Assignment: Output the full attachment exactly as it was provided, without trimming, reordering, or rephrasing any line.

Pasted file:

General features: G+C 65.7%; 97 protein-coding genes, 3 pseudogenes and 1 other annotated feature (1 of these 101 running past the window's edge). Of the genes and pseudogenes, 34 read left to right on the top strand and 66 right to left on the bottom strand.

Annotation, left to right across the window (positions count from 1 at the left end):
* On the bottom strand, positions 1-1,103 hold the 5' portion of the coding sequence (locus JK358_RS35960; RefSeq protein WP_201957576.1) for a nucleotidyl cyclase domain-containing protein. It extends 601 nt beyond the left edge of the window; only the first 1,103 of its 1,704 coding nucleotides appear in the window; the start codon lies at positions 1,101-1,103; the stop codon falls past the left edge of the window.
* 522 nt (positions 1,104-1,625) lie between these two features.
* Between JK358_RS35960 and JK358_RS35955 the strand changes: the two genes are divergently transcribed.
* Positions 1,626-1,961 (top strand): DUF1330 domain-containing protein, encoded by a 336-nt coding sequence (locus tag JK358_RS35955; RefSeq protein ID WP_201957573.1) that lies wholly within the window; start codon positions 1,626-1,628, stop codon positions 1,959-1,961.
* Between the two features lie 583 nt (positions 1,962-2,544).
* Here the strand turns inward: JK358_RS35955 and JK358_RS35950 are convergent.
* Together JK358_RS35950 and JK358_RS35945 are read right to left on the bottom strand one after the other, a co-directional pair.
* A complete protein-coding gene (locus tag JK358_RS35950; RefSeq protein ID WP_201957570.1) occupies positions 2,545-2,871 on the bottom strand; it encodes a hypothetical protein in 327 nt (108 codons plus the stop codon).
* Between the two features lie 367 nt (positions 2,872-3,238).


General features: G+C 65.7%; 97 protein-coding genes, 3 pseudogenes and 1 other annotated feature (1 of these 101 running past the window's edge). Of the genes and pseudogenes, 34 read left to right on the top strand and 66 right to left on the bottom strand.

Annotation, left to right across the window (positions count from 1 at the left end):
* On the bottom strand, positions 1-1,103 hold the 5' portion of the coding sequence (locus JK358_RS35960; RefSeq protein WP_201957576.1) for a nucleotidyl cyclase domain-containing protein. It extends 601 nt beyond the left edge of the window; only the first 1,103 of its 1,704 coding nucleotides appear in the window; the start codon lies at positions 1,101-1,103; the stop codon falls past the left edge of the window.
* 522 nt (positions 1,104-1,625) lie between these two features.
* Between JK358_RS35960 and JK358_RS35955 the strand changes: the two genes are divergently transcribed.
* Positions 1,626-1,961 (top strand): DUF1330 domain-containing protein, encoded by a 336-nt coding sequence (locus tag JK358_RS35955; RefSeq protein ID WP_201957573.1) that lies wholly within the window; start codon positions 1,626-1,628, stop codon positions 1,959-1,961.
* Between the two features lie 583 nt (positions 1,962-2,544).
* Here the strand turns inward: JK358_RS35955 and JK358_RS35950 are convergent.
* Together JK358_RS35950 and JK358_RS35945 are read right to left on the bottom strand one after the other, a co-directional pair.
* A complete protein-coding gene (locus tag JK358_RS35950; RefSeq protein ID WP_201957570.1) occupies positions 2,545-2,871 on the bottom strand; it encodes a hypothetical protein in 327 nt (108 codons plus the stop codon).
* Between the two features lie 367 nt (positions 2,872-3,238).